The four different roles I see husbands and wives play in marriage are as—friends, siblings, parents, and lovers.

The primary way my wife and I relate to one another is as friends or partners in life. My wife is my closest and most trustworthy friend. We’ve raised a family together, cared for our parents, and worked together at home and in various ministries throughout our life.

I describe the sibling role as a hate-love relationship. I’ve seen this over and over with my own children and grandchildren and in marriage. Kids can bicker over toys, chores, privileges, and most everything else.

But if someone outside the family belittles or attacks one of them, they’ll defend one another. They can “hate” each other one moment and show love and devotion an instant later.

In a healthy marriage, a husband and wife take on many different roles. Some roles are simple and practical ones like sharing chores, grocery shopping, keeping a budget, even disciplining children.

But other roles are more emotional and internal.

A husband and wife take on different roles in a healthy marriage

Husbands and wives can fill the role of a parent for one another at certain points in life—a personal crisis, deep hurt, even illness.

My standard joke with couples was how many men expect to be mothered when they are sick, but when the wife is sick, she‘s expected to carry on like normal. Even though we both need to care for one another!

But sometimes, my wife needs me to be like a father to her when she is hurt deeply by someone, is scared about a situation, or has some other emotional or spiritual need.

She needs me to hold her, listen to her, reassure her or comfort her in a fatherly way, and to pray for her.

Last but not least, I talk to couples about physical intimacy as an illustration of what God intended by the expression, the two will become one flesh (Gen 2:24). The union of physical intimacy goes beyond sex, at least it ought to.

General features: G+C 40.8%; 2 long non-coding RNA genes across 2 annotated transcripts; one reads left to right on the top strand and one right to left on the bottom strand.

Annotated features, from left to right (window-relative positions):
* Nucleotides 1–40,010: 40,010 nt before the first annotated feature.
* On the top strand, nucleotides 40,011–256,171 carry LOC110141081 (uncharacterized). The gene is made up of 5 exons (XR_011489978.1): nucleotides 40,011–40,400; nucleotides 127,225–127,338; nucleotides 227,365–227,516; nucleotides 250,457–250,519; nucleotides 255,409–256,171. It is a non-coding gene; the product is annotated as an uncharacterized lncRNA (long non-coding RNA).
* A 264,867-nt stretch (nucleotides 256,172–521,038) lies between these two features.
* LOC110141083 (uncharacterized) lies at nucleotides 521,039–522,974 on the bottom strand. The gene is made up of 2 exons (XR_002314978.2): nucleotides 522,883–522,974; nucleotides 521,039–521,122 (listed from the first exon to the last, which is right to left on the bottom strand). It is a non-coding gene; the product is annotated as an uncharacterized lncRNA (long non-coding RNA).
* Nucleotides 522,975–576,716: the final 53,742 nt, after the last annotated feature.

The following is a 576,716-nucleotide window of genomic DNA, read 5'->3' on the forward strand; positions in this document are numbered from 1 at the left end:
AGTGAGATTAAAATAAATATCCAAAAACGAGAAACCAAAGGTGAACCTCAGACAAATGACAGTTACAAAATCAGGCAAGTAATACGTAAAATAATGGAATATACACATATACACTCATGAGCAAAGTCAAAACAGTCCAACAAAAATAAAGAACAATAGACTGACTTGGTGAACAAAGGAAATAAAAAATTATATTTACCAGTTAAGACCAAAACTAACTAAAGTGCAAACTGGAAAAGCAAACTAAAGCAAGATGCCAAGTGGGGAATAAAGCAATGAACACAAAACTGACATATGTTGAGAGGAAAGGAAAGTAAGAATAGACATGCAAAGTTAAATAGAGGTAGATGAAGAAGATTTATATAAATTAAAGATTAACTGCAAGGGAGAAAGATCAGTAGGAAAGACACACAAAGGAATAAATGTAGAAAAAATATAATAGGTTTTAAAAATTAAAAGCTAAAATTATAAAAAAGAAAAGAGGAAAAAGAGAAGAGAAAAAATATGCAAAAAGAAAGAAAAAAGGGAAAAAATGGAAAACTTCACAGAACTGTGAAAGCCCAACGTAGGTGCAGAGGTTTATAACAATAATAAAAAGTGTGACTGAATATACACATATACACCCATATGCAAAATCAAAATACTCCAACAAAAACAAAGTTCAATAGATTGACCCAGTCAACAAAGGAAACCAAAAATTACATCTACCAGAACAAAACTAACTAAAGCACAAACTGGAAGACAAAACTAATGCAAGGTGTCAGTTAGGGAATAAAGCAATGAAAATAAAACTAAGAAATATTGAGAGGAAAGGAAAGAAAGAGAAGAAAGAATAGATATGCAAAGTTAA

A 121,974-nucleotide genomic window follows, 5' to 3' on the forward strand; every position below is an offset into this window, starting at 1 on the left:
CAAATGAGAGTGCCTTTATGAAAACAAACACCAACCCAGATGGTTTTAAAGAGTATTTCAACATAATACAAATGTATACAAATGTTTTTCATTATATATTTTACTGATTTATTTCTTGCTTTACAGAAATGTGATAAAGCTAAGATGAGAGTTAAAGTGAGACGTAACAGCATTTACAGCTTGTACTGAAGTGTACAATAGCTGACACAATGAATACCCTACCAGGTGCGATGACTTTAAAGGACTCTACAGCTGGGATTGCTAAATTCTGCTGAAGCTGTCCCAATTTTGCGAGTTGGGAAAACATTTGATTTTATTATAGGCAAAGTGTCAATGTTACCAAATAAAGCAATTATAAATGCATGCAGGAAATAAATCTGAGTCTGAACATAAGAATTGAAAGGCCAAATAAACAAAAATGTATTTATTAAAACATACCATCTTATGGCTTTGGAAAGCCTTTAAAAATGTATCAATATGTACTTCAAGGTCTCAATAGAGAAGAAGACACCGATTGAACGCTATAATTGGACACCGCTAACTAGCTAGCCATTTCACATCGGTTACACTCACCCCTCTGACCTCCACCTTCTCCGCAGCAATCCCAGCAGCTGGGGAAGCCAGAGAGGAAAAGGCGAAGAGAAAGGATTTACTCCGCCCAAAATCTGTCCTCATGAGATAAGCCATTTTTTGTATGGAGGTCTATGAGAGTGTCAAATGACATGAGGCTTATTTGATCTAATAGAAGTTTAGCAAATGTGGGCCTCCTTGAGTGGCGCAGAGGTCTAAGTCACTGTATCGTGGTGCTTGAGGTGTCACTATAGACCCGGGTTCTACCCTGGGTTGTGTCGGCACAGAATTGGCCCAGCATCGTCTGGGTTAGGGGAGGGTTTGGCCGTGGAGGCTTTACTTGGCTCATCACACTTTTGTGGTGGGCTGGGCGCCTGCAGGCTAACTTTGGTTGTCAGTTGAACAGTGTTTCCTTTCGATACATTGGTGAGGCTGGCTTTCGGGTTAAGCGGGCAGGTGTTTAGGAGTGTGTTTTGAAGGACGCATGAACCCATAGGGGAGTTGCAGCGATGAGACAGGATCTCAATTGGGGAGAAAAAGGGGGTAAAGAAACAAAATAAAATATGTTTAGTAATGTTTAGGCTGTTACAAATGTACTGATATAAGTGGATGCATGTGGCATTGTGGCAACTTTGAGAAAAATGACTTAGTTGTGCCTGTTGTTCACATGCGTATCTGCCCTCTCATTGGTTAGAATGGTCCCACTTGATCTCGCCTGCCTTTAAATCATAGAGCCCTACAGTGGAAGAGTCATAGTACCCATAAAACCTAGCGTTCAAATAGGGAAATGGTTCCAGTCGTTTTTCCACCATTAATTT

The following verse makes this more clear—

Now the man and his wife were both naked, but they felt no shame. (Gen 2:25 NLT)

I believe God intends for a husband and wife to know a wholeness of being together that transcends everything else—a state of closeness and openness without shame or fear.

This unity of two souls and bodies becoming as one is transcendent because it’s more of a spiritual state than a physical experience.

These four roles, as I’ve described them, don’t directly correspond to the four loves mentioned earlier. There’s an overlap or blending of those loves within these four roles.

It may not be hard to see where three of the four loves fit into these four roles of marriage. Where does agape love fit in? In all four of them.

The ancient Greek word agape describes a love of commitment. A love initiated by choice—one’s personal volition.

It is unconditional love. A love expressed regardless of whether or not it’s acknowledged, received, or responded to by the object of this love. In the old King James Version of the Bible, agape is expressed as charity.

Agape love is the bond in all four of the roles of a healthy marriage. It’s the glue of commitment and fidelity enabling a marriage to endure both good and difficult times.